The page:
By Nidal Chebbak
By Nidal Chebbak
Morocco World News
Fez, January 30, 2012
The Algerian novelist Mohamed Moulessehoul, known as Yassmina Khadra, was granted the Literary Award given by the American foundation Time for Peace last week in a festival that was held in the Belgian capital of Brussels .
Yassmina Khadra was born in Kenadsa, Algeria in 1955. He was an officer in the Algerian army. When he first started writing, he opted for a female pen name to avoid military censorship; the name he chose was that of his wife. Yassmina Khadra was a camouflage identity, especially during the Algerian civil war. Once he left the army and moved to France with his family, Moulessehoul revealed his real identity in 2001.
Yassmine Khadra is an Algerian novelist who writes in French. His works have been translated into 33 languages that generated worldwide success, and he is considered as one of the most read novelists in North Africa and the Middle East.
Among his novels are: Amen (1984), Houria (1984), La fille du pont (1985), Morituri (1997), Double Blanc (1998), Les Agneaux du Seigneur (1998), L’écrivain (2001), L’imposture des mots (2002), Les hirondelles de Kaboul (2002), La Cousine K (2003), La part du mort (2004), L’attentat (2005), Les Sirènes de Bagdad (2008), Ce Que le Jour Doit à la Nuit (2008) , L’Équation Africaine (2011).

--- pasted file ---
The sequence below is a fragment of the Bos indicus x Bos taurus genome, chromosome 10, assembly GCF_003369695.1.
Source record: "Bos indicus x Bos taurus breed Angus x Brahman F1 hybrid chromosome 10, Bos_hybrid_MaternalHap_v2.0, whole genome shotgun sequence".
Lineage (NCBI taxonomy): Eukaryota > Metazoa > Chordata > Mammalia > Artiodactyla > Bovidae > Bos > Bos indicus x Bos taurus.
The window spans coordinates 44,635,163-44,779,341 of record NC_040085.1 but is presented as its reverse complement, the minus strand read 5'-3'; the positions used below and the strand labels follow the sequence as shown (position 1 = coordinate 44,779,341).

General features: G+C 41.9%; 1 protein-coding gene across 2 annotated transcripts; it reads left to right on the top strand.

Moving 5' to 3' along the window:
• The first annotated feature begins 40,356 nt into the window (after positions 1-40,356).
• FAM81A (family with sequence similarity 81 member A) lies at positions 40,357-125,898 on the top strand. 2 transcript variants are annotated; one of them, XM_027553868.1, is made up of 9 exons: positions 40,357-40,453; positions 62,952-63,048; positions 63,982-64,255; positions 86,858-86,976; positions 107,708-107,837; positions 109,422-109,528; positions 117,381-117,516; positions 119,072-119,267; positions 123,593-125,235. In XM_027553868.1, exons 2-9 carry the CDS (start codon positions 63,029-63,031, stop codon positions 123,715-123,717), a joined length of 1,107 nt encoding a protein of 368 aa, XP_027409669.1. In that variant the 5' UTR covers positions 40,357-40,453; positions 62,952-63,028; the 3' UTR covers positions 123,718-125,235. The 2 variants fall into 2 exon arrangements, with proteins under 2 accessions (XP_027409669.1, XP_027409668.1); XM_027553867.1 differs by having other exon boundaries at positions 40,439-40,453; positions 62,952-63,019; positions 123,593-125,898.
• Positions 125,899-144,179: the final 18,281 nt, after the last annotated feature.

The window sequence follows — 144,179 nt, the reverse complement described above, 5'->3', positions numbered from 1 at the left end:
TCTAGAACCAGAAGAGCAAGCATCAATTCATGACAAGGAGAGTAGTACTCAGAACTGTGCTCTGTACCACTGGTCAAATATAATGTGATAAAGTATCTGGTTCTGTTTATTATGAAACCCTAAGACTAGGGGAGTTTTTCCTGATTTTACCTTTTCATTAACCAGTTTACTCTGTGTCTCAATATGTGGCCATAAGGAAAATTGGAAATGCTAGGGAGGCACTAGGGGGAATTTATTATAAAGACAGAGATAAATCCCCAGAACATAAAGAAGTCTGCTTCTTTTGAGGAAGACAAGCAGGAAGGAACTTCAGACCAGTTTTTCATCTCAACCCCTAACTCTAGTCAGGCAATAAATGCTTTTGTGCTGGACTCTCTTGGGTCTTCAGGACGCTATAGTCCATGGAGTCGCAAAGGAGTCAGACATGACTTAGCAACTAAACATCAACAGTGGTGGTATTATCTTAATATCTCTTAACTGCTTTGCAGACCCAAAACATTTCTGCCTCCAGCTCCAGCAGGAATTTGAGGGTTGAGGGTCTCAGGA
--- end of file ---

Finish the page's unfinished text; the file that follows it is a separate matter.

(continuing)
In his novels, Khadra speaks about the clash and encounter between the East and the West. As a Muslim Arab who has lived most of his life in Algeria, he writes about and depicts the image of the East as he knows it,to the West. He believes that his mission is to de-stereotype Muslims and Arabs by providing a deep look at Eastern societies and cultures to turn the clash into an understanding and acceptance of difference.
In an interview with Qantara, Khadra said: “It’s a pity that you do not have access to our culture. The Arab world is not just a postcard with dunes and caravans, nor is it only terrorist attacks.
The Arab world is more generous and more inspired than yours. Do you know that El Moutannabi is humanity’s greatest poet since the dawn of time? It’s a pity that you do not know anything of it. I was initially inspired by mine. But I have had the chance to get maximum benefit from a double culture, Western and Eastern, without ever losing sight of where I come from.”
Edited by Benjamin Villanti